Shadow and Bone is the first in a series by Leigh Bardugo. While the book as a whole was pretty underwhelming, one thing took me by surprise: the attractive, brooding ‘bad boy’ love interest was actually evil. And portrayed as evil. And the main character thought he was evil. And he had nothing explaining away his evilness. He was the bad guy. Crazy, right?
The Six of Crows duology (which I wrote multiple reviews of) is set in the same world and takes place after this series. I loved Six of Crows, but picked this book up with some trepidation. Shadow and Bone is a fantasy romance, which I try to avoid, and most reviews say it’s not as good as Six of Crows. But I took my chances.
It was about what I expected. Decent, not great. I think the best word to describe it is ‘standard.’ Standard main character (Alina), standard love interest (Mal), standard setting (vaguely medieval land).
However, the villain, called only the Darkling, wasn’t quite standard. He was introduced as the extremely attractive, super powerful figure. His and Alina’s powers were the reverse of each other. Although (at least) a hundred years old, he looked the same age as Alina. See where this is going?
Yeah, they kissed a couple times.
And then his true plan was revealed. World domination, ultimate power, that stuff. And he was going to turn Alina into his slave to make that happen.
I was waiting for the Darkling to back out. To say he could never do that to her, that she had changed all his plans. I was waiting for a Tragic Backstory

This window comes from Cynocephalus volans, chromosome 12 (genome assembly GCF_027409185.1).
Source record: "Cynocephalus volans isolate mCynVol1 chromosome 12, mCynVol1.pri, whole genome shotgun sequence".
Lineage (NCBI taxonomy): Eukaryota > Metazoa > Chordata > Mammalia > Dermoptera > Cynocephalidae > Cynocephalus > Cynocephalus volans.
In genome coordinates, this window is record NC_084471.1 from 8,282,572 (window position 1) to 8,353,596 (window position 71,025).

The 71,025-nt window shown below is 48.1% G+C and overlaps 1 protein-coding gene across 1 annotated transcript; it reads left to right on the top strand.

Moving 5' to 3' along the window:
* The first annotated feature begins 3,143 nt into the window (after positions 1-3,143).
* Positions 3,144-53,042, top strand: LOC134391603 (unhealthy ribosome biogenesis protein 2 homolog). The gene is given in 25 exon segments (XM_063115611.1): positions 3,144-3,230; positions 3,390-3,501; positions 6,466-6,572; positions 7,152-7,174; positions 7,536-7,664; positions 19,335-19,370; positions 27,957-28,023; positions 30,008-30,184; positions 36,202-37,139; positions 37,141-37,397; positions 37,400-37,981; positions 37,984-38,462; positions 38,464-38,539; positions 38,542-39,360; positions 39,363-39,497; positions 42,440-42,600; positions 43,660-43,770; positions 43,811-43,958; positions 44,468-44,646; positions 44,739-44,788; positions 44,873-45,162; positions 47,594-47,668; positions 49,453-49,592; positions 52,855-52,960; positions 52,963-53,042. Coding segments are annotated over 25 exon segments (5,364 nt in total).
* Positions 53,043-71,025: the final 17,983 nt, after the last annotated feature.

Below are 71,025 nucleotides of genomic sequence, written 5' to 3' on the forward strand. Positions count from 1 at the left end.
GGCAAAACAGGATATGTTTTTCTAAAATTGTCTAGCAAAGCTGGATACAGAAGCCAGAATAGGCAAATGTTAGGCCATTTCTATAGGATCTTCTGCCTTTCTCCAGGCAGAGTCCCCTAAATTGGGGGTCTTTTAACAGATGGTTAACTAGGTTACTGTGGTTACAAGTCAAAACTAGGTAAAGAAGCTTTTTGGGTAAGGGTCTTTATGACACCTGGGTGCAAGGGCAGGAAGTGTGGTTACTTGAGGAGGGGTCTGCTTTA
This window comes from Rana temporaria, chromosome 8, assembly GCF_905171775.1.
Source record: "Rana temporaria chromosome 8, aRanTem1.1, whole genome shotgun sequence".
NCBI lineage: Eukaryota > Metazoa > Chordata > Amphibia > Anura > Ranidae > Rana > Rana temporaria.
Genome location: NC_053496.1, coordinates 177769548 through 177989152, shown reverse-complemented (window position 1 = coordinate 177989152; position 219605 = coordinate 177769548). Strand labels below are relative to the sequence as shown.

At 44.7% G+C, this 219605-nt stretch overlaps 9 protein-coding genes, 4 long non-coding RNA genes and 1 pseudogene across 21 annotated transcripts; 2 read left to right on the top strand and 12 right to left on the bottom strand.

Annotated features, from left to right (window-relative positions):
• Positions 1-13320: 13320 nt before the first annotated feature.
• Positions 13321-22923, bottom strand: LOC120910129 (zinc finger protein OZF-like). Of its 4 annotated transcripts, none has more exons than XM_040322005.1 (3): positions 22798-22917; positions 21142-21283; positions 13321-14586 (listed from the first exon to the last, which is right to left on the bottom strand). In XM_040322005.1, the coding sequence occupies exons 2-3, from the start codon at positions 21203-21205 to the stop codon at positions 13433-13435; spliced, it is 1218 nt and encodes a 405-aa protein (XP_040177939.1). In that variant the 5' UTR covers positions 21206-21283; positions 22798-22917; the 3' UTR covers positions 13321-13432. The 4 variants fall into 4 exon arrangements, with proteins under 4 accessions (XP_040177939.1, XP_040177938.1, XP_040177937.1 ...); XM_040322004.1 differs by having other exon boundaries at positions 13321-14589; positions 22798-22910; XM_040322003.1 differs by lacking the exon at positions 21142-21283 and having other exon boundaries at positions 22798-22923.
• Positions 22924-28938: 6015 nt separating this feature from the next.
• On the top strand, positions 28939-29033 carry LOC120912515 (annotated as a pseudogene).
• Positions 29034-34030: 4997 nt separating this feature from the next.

excusing explaining his decisions. I was at least waiting for him to say he really loved her.
I must admit, I’ve only read this first book. Some of that might happen later in the series. But in this almost-standalone book, there’s no excuse made. The Darkling does enslave her. He doesn’t pretend to ‘really love’ her. In the end, he’s portrayed as truly evil.
I find it kind of funny that it surprises me to meet a bad guy bad boy. Most of the ‘dark love interests’ really should be considered bad guys, but they rarely are. In Shadow and Bone, though, the Darkling’s questionable behavior actually becomes full-fledged villainy- a refreshing change of pace. He goes on to make a great flavor of villain.
Don’t feel like you have to give your character a tragic backstory or explain his behavior away. Even if he is attractive. Sometimes, his being inexcusably evil is interesting enough in itself. If he’s young and has a connection to the main character, inexcusable evilness is a rare trait.
Have you read Shadow and Bone? What did you think?